The UN Convention on the Rights of Persons with Disabilities has been at the center of considerable debate in the field of mental health. The discussion has caught up in particular after the publication of General Comment No. 1 in which the Committee on the Rights of Persons with Disabilities proposes a particularly radical interpretation of Article 12 of the Convention. Such a document has triggered skeptic and at times hostile reactions especially by psychiatrists, together with some positive comments. In this context, there is sometimes the tendency to focus only on the problematic aspects of the rights and support based model proposed by the CRPD and its Committee, forgetting that also “pre-CRPD” legislations on legal capacity present significant shortcomings. In this contribution I focus on the paradigmatic case of treatment decisions of people living with dementia with the aim to show how a number of provisions emerging from the CRPD and General Comment No. 1 can contribute to overcome the issues characterizing the traditional model of legal capacity and consent to treatment. First, I provide a brief overview of the provisions contained in the CRPD and General Comment No.1, summarizing the debate in this area. Then, I move to the case of treatment decisions of people living with dementia, analysing the main issues posed by the traditional model of capacity still characterizing European legislations. I will show how such problems and the solutions previously advanced by academics and practitioners resound in many ways with those identified by the CRPD and its Committee. In the second part, I analyse one by one the main provisions proposed by the CRPD and the Committee, studying how they can be applied in the area of treatment decisions of people living with dementia. In this context I point out the possible interpretations of the various provisions and their pros and cons, also referring to ongoing initiatives providing an insight on how such norms might work in practice.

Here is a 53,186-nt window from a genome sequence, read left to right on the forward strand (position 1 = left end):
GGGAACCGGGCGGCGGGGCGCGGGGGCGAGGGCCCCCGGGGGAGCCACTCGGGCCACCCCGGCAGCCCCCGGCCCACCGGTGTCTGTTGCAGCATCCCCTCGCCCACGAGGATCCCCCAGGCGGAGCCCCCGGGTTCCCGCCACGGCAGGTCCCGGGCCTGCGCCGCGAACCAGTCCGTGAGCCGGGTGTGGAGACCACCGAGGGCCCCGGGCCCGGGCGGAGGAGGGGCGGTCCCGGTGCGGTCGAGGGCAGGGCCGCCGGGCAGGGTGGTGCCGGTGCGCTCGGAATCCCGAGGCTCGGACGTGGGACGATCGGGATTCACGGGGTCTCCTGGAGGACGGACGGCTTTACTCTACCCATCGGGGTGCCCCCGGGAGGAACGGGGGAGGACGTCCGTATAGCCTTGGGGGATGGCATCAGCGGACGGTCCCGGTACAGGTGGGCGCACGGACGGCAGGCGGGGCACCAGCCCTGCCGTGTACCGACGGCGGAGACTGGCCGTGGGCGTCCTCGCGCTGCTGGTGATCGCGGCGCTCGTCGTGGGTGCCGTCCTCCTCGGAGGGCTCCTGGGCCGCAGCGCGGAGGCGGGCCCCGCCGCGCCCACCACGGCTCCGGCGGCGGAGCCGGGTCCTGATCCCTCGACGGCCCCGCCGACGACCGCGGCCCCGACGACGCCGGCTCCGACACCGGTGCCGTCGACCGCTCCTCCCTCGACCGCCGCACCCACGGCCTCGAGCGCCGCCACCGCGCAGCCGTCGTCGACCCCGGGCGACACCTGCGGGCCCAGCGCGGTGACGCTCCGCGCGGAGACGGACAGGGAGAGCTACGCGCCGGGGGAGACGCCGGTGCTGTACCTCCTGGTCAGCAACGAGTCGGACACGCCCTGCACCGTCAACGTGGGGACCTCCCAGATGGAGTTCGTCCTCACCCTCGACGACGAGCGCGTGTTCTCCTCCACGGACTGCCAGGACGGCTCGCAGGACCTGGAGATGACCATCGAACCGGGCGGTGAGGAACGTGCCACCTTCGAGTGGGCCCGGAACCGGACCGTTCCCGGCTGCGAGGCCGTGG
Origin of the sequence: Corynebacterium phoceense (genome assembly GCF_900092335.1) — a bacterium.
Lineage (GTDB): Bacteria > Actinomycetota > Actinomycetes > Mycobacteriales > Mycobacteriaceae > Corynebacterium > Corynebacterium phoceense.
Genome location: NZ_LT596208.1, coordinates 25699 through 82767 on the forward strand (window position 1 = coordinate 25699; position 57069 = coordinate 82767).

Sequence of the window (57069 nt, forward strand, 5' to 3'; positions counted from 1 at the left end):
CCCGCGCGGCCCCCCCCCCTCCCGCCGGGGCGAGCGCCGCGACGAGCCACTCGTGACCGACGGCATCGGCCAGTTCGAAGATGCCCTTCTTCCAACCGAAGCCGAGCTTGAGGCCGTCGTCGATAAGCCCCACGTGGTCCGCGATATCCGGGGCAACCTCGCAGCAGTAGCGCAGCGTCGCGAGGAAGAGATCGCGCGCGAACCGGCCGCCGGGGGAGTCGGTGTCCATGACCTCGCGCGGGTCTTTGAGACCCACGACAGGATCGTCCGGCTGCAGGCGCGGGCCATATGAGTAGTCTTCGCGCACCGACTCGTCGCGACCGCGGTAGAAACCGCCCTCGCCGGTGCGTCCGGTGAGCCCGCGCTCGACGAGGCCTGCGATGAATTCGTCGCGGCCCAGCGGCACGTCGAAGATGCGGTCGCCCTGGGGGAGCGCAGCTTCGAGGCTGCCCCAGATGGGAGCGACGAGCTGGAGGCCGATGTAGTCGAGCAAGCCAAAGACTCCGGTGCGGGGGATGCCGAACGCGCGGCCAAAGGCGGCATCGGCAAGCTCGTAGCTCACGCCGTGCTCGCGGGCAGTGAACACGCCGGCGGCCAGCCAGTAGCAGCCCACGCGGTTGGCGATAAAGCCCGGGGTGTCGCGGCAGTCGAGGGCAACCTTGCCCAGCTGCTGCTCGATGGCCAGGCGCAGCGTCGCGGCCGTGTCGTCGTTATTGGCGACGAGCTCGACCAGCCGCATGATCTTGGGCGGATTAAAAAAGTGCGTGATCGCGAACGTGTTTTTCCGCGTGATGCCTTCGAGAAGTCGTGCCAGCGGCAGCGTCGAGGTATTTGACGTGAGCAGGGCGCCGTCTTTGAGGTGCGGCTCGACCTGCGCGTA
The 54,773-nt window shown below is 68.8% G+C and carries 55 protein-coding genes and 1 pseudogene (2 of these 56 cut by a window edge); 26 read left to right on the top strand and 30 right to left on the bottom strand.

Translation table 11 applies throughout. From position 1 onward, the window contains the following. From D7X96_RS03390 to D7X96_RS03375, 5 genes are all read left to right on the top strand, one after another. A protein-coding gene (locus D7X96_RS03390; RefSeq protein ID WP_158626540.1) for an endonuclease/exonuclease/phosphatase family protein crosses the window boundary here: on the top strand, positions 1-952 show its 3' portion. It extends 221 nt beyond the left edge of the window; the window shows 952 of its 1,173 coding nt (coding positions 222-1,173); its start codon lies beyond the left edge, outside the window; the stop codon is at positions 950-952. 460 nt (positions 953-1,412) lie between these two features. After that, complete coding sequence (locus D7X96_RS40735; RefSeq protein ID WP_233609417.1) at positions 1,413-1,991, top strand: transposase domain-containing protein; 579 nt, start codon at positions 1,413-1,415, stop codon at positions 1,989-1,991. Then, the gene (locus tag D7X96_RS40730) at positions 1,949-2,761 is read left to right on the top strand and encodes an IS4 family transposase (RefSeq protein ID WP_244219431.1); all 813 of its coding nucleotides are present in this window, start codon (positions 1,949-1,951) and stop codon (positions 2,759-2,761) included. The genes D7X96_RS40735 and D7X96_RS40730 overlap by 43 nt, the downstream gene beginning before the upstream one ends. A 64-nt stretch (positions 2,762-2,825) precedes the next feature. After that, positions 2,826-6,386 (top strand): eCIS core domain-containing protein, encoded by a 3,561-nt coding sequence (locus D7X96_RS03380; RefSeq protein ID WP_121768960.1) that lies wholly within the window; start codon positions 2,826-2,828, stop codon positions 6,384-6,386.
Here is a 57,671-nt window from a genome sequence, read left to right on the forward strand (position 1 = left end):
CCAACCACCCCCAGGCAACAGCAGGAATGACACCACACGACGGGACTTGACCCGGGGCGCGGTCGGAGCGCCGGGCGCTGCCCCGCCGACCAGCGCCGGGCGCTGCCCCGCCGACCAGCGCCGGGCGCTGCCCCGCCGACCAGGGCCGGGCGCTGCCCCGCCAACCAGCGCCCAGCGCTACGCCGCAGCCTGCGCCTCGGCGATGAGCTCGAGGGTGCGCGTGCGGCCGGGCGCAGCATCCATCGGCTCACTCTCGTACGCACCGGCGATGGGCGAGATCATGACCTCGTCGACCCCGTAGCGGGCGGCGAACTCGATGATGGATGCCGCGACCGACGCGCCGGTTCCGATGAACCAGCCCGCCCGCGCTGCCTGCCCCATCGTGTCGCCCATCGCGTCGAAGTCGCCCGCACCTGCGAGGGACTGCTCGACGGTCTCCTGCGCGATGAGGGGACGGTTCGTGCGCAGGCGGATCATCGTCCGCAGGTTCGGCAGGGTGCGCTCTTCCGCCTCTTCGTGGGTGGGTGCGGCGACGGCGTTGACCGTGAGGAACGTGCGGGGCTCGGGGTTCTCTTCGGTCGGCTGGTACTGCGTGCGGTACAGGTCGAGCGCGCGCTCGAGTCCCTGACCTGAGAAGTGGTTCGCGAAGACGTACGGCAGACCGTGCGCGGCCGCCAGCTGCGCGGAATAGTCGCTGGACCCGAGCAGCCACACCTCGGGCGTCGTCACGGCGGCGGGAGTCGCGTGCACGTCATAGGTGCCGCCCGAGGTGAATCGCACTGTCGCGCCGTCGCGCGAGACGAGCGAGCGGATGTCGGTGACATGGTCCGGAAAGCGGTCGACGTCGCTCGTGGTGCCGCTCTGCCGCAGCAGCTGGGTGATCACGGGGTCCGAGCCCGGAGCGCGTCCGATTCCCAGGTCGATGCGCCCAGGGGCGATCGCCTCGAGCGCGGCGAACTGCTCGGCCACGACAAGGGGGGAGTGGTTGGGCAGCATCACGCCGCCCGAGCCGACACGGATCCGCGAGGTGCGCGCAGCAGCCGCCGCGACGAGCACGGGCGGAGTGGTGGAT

- legal capacity